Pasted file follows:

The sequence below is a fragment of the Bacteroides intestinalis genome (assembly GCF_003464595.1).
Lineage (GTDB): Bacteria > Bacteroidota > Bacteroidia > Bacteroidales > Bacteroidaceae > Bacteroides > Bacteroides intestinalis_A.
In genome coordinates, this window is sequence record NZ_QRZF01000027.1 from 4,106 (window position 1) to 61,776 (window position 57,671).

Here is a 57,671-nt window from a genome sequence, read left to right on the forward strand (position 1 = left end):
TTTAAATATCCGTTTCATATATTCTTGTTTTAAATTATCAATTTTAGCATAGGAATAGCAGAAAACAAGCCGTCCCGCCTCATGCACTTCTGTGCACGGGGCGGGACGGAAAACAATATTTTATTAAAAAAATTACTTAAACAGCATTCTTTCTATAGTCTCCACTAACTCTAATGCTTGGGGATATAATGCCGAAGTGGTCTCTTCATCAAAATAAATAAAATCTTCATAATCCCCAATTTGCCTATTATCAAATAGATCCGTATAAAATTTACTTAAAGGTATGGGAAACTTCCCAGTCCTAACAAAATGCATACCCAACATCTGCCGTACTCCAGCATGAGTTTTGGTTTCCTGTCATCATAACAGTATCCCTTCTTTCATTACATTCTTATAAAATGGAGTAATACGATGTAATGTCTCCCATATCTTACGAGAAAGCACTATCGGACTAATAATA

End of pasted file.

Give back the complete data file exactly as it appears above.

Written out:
The sequence below is a fragment of the Bacteroides intestinalis genome (assembly GCF_003464595.1).
Lineage (GTDB): Bacteria > Bacteroidota > Bacteroidia > Bacteroidales > Bacteroidaceae > Bacteroides > Bacteroides intestinalis_A.
In genome coordinates, this window is sequence record NZ_QRZF01000027.1 from 4,106 (window position 1) to 61,776 (window position 57,671).

Here is a 57,671-nt window from a genome sequence, read left to right on the forward strand (position 1 = left end):
TTTAAATATCCGTTTCATATATTCTTGTTTTAAATTATCAATTTTAGCATAGGAATAGCAGAAAACAAGCCGTCCCGCCTCATGCACTTCTGTGCACGGGGCGGGACGGAAAACAATATTTTATTAAAAAAATTACTTAAACAGCATTCTTTCTATAGTCTCCACTAACTCTAATGCTTGGGGATATAATGCCGAAGTGGTCTCTTCATCAAAATAAATAAAATCTTCATAATCCCCAATTTGCCTATTATCAAATAGATCCGTATAAAATTTACTTAAAGGTATGGGAAACTTCCCAGTCCTAACAAAATGCATACCCAACATCTGCCGTACTCCAGCATGAGTTTTGGTTTCCTGTCATCATAACAGTATCCCTTCTTTCATTACATTCTTATAAAATGGAGTAATACGATGTAATGTCTCCCATATCTTACGAGAAAGCACTATCGGACTAATAATA